By Josephine Reid
A debate is raging among doctors about whether to abandon white lab coats, The Boston Globe reports. Those who want to get rid of the staple lab coat argue that the garments may spread germs, whereas others say the traditional white coats are harmless and inspire trust in patients. No research has shown that lab coats are more likely to collect germs and spread infections than any other clothing.
However, the long sleeves may be prone to dragging against contaminated objects, and a survey found that most doctors rarely wash their coats. Britain’s National Health Service organized a “bare below the arms” dress policy in 2008, and in 2009 one Virginia hospital started encouraging its doctors to get rid of their lab coats and find an alternative to adorn their uniform scrubs.
According to Dr. Philip Lederer, he believes the white coat is a germ magnet, one that can carry deadly infections from one patient to another. The crisp white coat has long been worn to symbolize a profession as well as purity and cleanliness. But some studies show the coats are full of 'microbes' picked up in patient rooms. A number of studies have shown that the coats have potentially harmful bacteria and may cause 'white coat hypertension' (a condition in which people experience high blood pressure only when they visit the doctor's office). This leads one to wonder if coats present all these issues, why do doctors still wear them?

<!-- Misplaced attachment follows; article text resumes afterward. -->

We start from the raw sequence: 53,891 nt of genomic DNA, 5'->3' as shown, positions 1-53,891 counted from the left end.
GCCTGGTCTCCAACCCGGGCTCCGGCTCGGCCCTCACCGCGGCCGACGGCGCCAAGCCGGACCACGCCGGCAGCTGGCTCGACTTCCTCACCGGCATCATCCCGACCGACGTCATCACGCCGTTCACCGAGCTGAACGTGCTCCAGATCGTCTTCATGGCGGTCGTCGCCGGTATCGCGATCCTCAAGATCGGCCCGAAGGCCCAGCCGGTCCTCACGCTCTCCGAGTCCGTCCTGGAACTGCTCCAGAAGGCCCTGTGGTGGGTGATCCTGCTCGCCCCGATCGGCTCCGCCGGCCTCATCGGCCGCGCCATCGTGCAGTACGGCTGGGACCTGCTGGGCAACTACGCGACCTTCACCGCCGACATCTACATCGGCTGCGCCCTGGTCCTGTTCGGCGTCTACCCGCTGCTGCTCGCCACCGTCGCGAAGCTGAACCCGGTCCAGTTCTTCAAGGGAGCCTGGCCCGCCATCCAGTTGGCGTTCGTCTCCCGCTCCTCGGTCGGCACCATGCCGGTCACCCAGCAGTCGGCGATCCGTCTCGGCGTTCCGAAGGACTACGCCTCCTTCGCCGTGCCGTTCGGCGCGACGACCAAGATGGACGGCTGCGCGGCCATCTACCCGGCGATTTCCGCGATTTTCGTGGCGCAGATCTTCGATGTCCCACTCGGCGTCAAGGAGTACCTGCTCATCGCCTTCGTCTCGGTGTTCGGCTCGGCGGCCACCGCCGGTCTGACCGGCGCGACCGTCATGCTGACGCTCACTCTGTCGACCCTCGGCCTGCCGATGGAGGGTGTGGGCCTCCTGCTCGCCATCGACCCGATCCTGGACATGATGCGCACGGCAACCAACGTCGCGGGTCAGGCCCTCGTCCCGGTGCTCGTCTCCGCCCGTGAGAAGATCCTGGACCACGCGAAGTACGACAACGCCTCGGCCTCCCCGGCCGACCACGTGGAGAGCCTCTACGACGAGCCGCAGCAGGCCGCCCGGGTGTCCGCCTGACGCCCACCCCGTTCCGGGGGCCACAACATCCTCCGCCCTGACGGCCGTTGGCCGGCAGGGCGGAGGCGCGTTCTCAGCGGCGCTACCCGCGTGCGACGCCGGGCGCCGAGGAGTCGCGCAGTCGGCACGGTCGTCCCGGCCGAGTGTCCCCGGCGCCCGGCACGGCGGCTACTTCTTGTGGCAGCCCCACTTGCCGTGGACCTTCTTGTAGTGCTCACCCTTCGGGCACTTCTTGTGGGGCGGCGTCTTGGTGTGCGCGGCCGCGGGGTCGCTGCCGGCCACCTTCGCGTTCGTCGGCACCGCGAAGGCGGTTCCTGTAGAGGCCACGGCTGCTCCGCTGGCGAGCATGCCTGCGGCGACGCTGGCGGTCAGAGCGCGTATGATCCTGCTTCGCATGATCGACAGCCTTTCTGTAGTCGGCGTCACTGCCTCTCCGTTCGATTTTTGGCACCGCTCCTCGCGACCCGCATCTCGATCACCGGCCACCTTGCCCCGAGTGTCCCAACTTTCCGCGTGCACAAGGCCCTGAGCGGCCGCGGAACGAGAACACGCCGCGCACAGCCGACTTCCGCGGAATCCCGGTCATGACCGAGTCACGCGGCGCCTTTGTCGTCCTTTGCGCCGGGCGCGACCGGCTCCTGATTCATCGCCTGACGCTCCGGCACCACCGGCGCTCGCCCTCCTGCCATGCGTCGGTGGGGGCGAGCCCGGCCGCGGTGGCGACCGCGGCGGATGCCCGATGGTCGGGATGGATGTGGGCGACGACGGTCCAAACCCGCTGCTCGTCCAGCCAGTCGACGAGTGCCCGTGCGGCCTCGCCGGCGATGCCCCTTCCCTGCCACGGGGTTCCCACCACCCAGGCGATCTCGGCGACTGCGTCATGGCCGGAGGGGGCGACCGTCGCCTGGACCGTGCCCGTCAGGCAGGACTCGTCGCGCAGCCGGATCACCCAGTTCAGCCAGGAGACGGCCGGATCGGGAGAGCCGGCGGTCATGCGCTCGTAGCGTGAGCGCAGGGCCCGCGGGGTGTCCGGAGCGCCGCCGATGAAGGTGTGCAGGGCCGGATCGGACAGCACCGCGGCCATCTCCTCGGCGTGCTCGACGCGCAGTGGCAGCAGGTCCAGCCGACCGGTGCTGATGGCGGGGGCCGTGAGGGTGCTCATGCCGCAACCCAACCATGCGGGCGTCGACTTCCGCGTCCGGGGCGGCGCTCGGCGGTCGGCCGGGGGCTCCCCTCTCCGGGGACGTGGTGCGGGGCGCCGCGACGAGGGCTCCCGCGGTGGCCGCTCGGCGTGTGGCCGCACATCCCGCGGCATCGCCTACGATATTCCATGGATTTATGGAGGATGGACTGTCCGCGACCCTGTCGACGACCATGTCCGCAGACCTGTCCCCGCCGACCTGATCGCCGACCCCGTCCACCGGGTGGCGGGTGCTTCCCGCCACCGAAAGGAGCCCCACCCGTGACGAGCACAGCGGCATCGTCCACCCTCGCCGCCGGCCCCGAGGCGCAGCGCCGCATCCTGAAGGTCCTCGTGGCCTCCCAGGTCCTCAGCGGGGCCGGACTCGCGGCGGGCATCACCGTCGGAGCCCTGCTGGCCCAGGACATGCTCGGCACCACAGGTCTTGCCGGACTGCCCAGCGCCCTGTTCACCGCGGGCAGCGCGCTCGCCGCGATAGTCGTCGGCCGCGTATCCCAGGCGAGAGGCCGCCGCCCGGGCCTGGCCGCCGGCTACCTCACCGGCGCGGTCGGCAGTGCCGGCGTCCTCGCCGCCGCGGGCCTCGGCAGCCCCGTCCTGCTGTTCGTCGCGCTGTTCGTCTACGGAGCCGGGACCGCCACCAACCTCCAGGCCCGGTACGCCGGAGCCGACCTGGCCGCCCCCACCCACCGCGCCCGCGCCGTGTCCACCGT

Doctors today are divided on the white-coat question.Supporters say the coat instills doctors with a humbling sense of responsibility and puts patients at ease, while others see it as an alienating symbol of medical confidence.
More than 100 medical schools host white coat ceremonies where first-year med students are awarded shortened versions of the white coat, and the coats are everywhere at large teaching hospitals where they help differentiate between doctors and students. However, doctors in smaller hospitals and private practice are more likely to wear regular clothes. A recent study suggests that only 1 in 8 doctors actually wear a white coat at work.